WAPFour-disulfide core domains
|SMART accession number:||SM00217|
|Interpro abstract (IPR008197):|
Peptide proteinase inhibitors can be found as single domain proteins or as single or multiple domains within proteins; these are referred to as either simple or compound inhibitors, respectively. In many cases they are synthesised as part of a larger precursor protein, either as a prepropeptide or as an N-terminal domain associated with an inactive peptidase or zymogen. This domain prevents access of the substrate to the active site. Removal of the N-terminal inhibitor domain either by interaction with a second peptidase or by autocatalytic cleavage activates the zymogen. Other inhibitors interact direct with proteinases using a simple noncovalent lock and key mechanism; while yet others use a conformational change-based trapping mechanism that depends on their structural and thermodynamic properties.
Whey acidic protein (WAP) is a major component of the whey fraction of milk, which contains a significant number of different proteins. WAP proteins share limited sequence identity, except for their conserved cysteine-rich regions, known as 4-disulphide core (4-DSC) domains, and the positional conservation of specific residues [(PUBMED:12751894)]. Several non-milk proteins also contain 4-DSC patterns, such as certain serine protease inhibitors. WAP itself appears to have a protease-inhibitor function, as seen with its inhibitory effect on the progression of cancer cells [(PUBMED:17215074)].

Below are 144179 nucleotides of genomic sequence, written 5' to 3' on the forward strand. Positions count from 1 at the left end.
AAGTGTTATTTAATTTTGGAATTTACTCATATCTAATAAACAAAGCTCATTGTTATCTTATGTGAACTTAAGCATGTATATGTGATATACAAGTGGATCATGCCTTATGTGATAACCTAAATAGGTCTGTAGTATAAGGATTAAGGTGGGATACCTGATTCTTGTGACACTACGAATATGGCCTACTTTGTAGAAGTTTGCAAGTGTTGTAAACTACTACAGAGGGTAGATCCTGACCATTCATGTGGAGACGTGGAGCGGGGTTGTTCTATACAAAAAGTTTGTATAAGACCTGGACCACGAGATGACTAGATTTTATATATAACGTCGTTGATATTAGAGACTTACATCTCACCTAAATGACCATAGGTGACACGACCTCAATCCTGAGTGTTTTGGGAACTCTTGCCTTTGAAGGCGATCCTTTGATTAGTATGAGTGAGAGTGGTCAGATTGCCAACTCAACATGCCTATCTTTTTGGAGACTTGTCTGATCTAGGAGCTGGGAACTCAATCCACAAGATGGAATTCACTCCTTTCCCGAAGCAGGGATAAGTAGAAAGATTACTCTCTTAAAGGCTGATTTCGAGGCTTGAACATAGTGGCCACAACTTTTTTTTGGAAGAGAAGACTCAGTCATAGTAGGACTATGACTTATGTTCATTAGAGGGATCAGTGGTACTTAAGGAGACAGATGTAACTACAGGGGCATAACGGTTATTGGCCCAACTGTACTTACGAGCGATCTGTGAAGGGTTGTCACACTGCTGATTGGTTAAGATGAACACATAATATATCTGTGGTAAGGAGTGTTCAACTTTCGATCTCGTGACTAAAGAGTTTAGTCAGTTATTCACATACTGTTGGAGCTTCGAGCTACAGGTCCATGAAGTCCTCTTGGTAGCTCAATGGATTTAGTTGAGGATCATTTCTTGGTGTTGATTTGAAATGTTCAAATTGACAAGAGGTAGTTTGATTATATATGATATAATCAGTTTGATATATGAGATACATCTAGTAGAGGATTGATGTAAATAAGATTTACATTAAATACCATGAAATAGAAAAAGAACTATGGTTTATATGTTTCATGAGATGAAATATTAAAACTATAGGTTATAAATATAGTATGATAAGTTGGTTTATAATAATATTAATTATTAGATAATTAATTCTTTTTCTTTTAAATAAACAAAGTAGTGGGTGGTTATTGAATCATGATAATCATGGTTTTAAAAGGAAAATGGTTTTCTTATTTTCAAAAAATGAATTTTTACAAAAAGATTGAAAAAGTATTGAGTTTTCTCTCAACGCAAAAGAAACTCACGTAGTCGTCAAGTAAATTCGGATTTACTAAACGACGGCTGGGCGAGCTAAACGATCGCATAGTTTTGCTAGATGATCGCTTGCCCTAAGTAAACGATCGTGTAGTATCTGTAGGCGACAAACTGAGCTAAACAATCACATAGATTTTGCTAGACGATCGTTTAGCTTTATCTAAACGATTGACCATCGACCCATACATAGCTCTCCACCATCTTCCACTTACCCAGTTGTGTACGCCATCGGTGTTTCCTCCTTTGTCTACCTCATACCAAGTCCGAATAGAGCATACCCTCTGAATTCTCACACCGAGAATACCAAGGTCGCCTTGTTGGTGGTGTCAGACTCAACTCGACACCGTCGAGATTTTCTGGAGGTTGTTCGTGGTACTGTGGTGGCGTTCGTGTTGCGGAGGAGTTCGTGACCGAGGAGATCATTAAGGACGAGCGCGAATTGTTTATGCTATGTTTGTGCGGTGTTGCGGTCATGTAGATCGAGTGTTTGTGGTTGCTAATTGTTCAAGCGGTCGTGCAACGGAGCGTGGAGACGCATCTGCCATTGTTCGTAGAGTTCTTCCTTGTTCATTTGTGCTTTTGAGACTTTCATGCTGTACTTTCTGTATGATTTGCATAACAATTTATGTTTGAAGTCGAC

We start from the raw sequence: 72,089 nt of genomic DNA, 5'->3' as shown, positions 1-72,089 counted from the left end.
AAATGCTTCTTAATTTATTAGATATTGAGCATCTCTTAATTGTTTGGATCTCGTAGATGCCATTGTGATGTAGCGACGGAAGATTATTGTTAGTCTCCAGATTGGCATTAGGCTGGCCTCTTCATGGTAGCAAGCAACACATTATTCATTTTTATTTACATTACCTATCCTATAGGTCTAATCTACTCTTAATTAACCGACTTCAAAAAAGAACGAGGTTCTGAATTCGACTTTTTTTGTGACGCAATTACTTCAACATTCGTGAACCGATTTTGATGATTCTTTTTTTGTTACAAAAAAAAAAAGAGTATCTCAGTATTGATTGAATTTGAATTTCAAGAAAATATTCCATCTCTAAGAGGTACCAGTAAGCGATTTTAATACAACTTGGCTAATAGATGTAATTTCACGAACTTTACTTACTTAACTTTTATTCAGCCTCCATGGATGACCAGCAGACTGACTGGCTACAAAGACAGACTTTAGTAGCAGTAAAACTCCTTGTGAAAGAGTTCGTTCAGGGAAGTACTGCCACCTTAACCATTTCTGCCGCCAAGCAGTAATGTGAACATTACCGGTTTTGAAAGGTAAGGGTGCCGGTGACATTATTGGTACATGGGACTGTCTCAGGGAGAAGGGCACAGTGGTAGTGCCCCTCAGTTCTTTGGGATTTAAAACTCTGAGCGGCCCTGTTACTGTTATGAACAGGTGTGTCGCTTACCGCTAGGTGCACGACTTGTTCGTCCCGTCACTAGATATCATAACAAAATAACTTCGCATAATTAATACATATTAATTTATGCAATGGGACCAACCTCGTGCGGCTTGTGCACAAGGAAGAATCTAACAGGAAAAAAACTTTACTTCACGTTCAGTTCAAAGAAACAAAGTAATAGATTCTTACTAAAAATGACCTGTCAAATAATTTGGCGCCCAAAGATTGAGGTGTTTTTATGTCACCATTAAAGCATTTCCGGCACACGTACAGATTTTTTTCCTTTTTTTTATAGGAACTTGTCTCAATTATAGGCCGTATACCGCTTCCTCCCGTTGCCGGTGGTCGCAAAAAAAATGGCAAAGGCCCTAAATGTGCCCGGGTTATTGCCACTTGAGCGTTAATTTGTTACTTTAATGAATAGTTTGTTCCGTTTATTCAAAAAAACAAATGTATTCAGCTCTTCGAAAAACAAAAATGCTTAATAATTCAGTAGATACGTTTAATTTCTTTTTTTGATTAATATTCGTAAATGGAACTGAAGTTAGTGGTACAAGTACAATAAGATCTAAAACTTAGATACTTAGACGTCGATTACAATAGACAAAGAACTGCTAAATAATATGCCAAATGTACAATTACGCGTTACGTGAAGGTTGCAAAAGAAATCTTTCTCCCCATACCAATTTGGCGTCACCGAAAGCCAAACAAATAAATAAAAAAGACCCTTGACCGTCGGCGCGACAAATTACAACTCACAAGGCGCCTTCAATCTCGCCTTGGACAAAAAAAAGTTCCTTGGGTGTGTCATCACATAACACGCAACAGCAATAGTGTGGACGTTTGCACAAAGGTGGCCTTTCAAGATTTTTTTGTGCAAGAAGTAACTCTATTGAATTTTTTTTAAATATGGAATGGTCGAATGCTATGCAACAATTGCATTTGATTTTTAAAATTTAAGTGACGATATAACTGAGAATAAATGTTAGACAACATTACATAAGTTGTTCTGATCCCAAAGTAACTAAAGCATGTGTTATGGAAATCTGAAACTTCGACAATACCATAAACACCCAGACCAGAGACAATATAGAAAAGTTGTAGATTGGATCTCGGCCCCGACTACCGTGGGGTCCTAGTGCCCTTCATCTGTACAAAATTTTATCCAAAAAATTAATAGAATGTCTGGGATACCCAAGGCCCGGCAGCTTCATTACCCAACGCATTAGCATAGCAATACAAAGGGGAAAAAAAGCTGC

|GO component:||extracellular region (GO:0005576)|
|GO function:||peptidase inhibitor activity (GO:0030414)|
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